Last Saturday afternoon, some 75 Butler University students and faculty members gathered in the Clowes Hall Krannert Room for an informal, intimate conversation with Elvis Costello. He began by warning students that he had no advice whatsoever for those interested in exploring careers in the contemporary music business. Elvis Costello plays for Butler University students last Saturday, prior to the Clowes Hall performance.
He claimed to have no real ambition as he was beginning his career; he felt his success was "all by chance" and the simple fact that he "collided with a time when they [labels and music execs] were looking for people who didn't fit in."
He intimated these days the very opposite largely seemed to be true.
Current radio, in its strict, formatted mode, is "the death of imagination." He expressed interest in satellite radio, but suggested there should be a "shuffle" band that randomizes all the separate streams of broadcast into one completely unpredictable songlist.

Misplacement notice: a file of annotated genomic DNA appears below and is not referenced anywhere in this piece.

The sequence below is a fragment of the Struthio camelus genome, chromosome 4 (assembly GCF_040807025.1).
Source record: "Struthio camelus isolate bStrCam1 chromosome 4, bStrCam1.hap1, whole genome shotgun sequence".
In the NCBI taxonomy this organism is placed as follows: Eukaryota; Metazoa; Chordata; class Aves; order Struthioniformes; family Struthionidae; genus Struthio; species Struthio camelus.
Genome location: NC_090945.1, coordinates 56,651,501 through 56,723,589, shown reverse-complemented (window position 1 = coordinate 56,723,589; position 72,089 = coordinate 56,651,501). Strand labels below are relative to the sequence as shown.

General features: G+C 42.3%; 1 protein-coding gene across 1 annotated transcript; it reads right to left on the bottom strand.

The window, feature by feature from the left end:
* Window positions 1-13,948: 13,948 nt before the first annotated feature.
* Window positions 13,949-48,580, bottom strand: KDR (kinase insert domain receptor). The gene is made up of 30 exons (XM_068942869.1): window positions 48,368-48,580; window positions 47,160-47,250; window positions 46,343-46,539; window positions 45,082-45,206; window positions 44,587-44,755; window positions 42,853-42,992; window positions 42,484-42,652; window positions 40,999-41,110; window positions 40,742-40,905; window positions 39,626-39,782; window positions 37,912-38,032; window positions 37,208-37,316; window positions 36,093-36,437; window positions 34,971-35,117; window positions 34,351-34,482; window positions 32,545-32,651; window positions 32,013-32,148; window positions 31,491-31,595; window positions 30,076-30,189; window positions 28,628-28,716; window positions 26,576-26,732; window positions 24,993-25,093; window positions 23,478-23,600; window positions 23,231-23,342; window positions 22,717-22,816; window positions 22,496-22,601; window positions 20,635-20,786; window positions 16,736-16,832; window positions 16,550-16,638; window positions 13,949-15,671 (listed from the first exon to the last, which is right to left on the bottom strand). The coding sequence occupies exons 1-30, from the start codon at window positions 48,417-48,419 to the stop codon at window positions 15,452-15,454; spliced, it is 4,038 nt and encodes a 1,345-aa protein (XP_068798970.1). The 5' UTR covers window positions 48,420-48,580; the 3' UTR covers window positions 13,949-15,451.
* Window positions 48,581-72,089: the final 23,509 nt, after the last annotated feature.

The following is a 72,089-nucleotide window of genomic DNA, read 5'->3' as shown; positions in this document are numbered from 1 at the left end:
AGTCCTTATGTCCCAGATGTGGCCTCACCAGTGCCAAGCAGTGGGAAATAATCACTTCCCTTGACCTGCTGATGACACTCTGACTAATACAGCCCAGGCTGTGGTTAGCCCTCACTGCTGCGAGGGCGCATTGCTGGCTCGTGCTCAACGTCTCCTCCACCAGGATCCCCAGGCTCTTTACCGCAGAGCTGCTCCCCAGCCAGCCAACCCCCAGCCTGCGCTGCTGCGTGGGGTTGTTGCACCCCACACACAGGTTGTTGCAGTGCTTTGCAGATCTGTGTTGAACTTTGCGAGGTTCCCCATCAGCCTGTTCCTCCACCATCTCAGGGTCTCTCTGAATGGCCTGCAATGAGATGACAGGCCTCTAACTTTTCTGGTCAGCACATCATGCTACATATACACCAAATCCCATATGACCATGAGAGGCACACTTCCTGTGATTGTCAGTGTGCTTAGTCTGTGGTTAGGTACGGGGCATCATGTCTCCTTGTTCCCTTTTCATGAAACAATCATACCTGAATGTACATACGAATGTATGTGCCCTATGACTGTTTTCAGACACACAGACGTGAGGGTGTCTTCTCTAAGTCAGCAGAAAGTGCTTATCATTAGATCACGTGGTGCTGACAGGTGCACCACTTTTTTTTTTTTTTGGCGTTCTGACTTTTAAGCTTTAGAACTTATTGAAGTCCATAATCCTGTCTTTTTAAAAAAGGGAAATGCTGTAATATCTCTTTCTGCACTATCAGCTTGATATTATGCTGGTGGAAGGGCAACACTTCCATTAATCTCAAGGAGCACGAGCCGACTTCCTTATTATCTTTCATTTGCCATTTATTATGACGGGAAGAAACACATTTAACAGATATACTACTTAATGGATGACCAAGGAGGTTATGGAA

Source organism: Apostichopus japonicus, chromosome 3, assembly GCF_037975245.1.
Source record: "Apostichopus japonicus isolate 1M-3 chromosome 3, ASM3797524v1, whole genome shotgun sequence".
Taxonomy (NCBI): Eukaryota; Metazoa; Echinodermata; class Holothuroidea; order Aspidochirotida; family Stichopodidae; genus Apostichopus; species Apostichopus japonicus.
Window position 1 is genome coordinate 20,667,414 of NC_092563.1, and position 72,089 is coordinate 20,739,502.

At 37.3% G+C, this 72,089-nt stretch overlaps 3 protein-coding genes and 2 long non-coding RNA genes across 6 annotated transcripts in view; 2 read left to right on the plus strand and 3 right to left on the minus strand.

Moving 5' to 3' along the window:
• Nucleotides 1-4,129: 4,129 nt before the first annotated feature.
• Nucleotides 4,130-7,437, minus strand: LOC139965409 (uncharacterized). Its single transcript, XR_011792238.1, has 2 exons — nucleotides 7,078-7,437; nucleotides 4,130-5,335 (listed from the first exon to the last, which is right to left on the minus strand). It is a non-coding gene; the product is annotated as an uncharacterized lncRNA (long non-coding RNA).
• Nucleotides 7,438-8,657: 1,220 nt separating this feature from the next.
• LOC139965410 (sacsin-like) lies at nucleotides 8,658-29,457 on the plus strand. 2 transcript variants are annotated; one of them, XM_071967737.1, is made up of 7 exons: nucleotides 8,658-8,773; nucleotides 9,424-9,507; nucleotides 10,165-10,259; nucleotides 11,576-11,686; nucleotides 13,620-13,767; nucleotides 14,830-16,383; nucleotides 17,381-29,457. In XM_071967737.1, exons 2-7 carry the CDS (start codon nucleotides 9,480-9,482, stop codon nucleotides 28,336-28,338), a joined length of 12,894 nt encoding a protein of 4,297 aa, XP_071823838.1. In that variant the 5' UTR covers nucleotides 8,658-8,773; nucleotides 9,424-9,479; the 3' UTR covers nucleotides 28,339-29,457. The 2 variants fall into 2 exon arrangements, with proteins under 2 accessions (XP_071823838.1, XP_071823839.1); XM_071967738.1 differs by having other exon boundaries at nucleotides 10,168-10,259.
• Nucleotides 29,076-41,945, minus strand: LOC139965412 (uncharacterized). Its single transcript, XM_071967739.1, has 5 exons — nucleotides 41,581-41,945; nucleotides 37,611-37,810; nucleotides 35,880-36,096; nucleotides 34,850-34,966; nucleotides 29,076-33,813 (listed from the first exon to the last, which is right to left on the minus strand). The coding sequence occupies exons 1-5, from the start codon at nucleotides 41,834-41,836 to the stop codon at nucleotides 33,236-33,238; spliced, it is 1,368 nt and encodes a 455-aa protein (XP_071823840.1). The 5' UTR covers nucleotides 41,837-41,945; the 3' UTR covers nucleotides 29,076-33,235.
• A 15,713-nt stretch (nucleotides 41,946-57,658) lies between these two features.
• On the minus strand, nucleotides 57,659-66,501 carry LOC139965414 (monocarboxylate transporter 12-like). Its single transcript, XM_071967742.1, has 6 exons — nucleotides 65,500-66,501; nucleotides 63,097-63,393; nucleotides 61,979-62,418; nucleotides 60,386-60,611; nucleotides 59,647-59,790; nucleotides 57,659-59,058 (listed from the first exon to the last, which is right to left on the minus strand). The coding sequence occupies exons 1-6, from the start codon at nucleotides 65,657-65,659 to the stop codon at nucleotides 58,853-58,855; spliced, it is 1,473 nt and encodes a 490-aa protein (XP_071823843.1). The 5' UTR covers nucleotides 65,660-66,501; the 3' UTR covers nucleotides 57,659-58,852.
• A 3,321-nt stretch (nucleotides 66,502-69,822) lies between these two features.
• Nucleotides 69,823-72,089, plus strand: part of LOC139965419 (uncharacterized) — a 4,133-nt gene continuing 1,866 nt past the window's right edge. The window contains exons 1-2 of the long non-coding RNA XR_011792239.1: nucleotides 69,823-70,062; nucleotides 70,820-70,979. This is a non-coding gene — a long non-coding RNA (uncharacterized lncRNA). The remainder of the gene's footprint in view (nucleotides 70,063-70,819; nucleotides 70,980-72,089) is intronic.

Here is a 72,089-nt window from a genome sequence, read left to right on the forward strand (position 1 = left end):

It turned out Costello did have some advice: In honing one's artistic voice, "be ruthless with yourself."
Moderated by Marc Allan, the festivities included two performances by Costello: "Angels Want to Wear My Red Shoes" and "Delivery Man." Then, he received three performances from Butler University music students. The Jordan Jazz vocal ensemble sang an a cappella, jazz-arranged version of "People Will Say We're in Love," from the musical Oklahoma. Biljana Bozinovska impressed all with her cello composition. Finally, Miho Sasaki played a piano work that turned out to have a random construction: Discrete passages are composed by Sasaki, but the order in which they are played is decided by the individual musician performing the piece.
Costello was sincerely impressed with all three pieces, calling Sasaki's composition "ingenious." He and the students exchanged ideas on musical theory and, at one point, Costello expounded upon American composers, concluding that Richard Rogers is his favorite.
Afterward, the line was long for personal greetings. Costello stayed until each person had a chance to give thanks and pay honor.